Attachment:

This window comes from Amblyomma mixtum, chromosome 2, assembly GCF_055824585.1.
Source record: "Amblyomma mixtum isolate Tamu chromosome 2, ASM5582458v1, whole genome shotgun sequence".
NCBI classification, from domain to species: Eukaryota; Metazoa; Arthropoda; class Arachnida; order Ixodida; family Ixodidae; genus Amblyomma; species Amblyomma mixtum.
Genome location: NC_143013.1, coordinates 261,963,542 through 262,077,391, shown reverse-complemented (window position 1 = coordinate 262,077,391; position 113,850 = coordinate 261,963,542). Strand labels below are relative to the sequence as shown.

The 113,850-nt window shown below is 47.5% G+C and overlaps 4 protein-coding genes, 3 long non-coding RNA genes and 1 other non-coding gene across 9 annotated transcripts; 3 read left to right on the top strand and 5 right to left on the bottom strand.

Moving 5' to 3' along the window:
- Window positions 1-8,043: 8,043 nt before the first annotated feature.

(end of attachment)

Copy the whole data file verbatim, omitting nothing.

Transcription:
This window comes from Amblyomma mixtum, chromosome 2, assembly GCF_055824585.1.
Source record: "Amblyomma mixtum isolate Tamu chromosome 2, ASM5582458v1, whole genome shotgun sequence".
NCBI classification, from domain to species: Eukaryota; Metazoa; Arthropoda; class Arachnida; order Ixodida; family Ixodidae; genus Amblyomma; species Amblyomma mixtum.
Genome location: NC_143013.1, coordinates 261,963,542 through 262,077,391, shown reverse-complemented (window position 1 = coordinate 262,077,391; position 113,850 = coordinate 261,963,542). Strand labels below are relative to the sequence as shown.

The 113,850-nt window shown below is 47.5% G+C and overlaps 4 protein-coding genes, 3 long non-coding RNA genes and 1 other non-coding gene across 9 annotated transcripts; 3 read left to right on the top strand and 5 right to left on the bottom strand.

Moving 5' to 3' along the window:
- Window positions 1-8,043: 8,043 nt before the first annotated feature.